The nice thing about the bow is that you don't have to reload it, which sidesteps the annoyance of the reload trigger and the prompt to pick up environmental objects both being mapped to the X button. It's incredibly frustrating when you want Lara to reach for a can she can turn into a grenade, only to have her reload her weapon instead, especially when you're in an active firefight. Lara's previously signature weapon, the pistol, also becomes obsolete very early in the game. This was uniquely disappointing for me as a longtime fan.
The game also can't make up its mind whether it wants to be an open world game or a more linear progress paradigm, which isn't bad, per se, but neither type of game mode feels especially meaty as a result. I personally preferred the more linear areas because most of the open world missions were lame, and if I picked up more than one at a time, the game map didn't track them very well.
And the hunting mechanics reveled in the suffering of the animals so thoroughly that I was left disturbed. I understand that, in the real world, killing a deer with a bow and arrow is a horrendously barbaric process unless you do it exactly right. I have absolutely zero interest in making innocent animals suffer in a video game, and the extent to which the game belabors their deaths struck me as borderline sadistic. My husband, who is more sensitive to this sort of thing than I am, couldn't even be in the room because the sounds of the wounded deer were that upsetting. Games are supposed to be fun, not Bambi torture porn.
Though the game has a morbid fascination with Lara's physical suffering as well, though no matter how many times she falls down a mountain, smashes off a glacier, or falls through ice, she doesn't get more than some scrapes and bruises. Her voice acting, perhaps in an attempt to sound less allegedly pornographic, now borders on victimized whimpering, and I don't want that from a Lara Croft game. It's not fun.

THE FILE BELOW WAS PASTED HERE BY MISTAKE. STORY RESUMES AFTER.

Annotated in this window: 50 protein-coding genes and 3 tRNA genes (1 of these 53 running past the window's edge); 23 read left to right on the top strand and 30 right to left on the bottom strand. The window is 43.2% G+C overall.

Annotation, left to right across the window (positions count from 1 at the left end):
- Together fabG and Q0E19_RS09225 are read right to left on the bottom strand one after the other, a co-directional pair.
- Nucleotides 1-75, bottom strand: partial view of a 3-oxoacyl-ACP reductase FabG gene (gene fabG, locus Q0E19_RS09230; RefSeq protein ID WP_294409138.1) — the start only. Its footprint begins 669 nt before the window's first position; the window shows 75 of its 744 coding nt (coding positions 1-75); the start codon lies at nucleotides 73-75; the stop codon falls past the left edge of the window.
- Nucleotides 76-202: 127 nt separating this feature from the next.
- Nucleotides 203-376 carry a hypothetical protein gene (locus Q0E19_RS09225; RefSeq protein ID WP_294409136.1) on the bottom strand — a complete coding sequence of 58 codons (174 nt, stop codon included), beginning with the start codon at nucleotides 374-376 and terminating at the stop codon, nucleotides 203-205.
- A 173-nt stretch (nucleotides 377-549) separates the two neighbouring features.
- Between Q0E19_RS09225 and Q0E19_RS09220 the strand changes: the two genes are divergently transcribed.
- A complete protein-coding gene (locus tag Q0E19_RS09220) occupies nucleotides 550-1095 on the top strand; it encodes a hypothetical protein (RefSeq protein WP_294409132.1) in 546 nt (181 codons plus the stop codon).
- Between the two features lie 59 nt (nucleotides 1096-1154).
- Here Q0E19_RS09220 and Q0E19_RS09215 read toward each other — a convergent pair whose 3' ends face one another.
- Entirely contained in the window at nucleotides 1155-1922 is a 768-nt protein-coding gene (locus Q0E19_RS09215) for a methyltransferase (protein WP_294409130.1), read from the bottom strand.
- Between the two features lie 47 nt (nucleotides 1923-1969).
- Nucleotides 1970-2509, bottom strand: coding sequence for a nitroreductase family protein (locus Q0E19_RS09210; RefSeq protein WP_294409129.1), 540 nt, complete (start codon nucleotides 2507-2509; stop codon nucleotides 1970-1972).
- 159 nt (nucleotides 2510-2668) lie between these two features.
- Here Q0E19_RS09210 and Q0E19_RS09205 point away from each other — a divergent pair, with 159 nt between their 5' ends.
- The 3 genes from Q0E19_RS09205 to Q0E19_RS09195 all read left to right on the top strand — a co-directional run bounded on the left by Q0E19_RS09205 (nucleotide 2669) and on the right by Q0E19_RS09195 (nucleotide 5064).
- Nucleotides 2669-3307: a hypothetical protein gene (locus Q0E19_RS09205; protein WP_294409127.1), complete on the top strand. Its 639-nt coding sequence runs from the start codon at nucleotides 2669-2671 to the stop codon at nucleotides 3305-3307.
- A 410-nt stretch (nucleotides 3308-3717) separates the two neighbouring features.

But when Lara is actually tomb raiding, it is very much fun. The environments are gorgeous, the puzzles are clever, and the difficulty level is perfect, thanks to a subtle, organic hint system that gives you just enough information to limit frustration. There's a real sense of satisfaction when you figure out the puzzles, and no two are alike. In the tombs, the game works as an Xbox One graphics showpiece without resorting to cut scenes every ten minutes. I could have happily played a game more heavily focused on these areas, but they're relegated to optional status.
Meanwhile, the much-promoted translation mechanic is an interesting idea that doesn't quite solidify. I felt the same way about a platforming scramble mechanic which I liked except for the fact that navigating vertically is surprisingly complex. Jumping and scrambling is on the A button. Latching onto a wall with the ice axes or recovering from a slip is on X. I don't know why it couldn't all have been the same button, and dying due to a button fumble was annoying. Too often, I didn't feel like the game was communicating my intent, and I play a lot of platformers.
But at least these efforts are original. Too much of the game feels borrowed from other sources. Lara's "survival instincts" are just Geralt's Witcher senses from The Witcher II... and The Witcher III refined the snot out of that mechanic. Other parts feel like Assassin's Creed. Other parts feel like a Survival Horror game. And there are even some sequences that feel ripped off from Uncharted and God of War, which probably isn't good since those are PlayStation games and Rise of the Tomb Raider is a timed Xbox exclusive.
So it's not surprising that the name "Rise of the Tomb Raider" is misleading. There's no build, there's no character development, and Lara doesn't even come across as terribly smart or interesting. Perhaps she's "likable" in a generic sense, but I don't want her to be likable. I want her to be a defined character in her own right, in games that have clear design visions. Rise of the Tomb Raider fails to rise above the clutter of its various complexities, and fails to be greater as a whole than the sum of its parts.
This game was reviewed on Xbox One with a digital copy provided by Microsoft.
Images courtesy of Crystal Dynamics and Square Enix.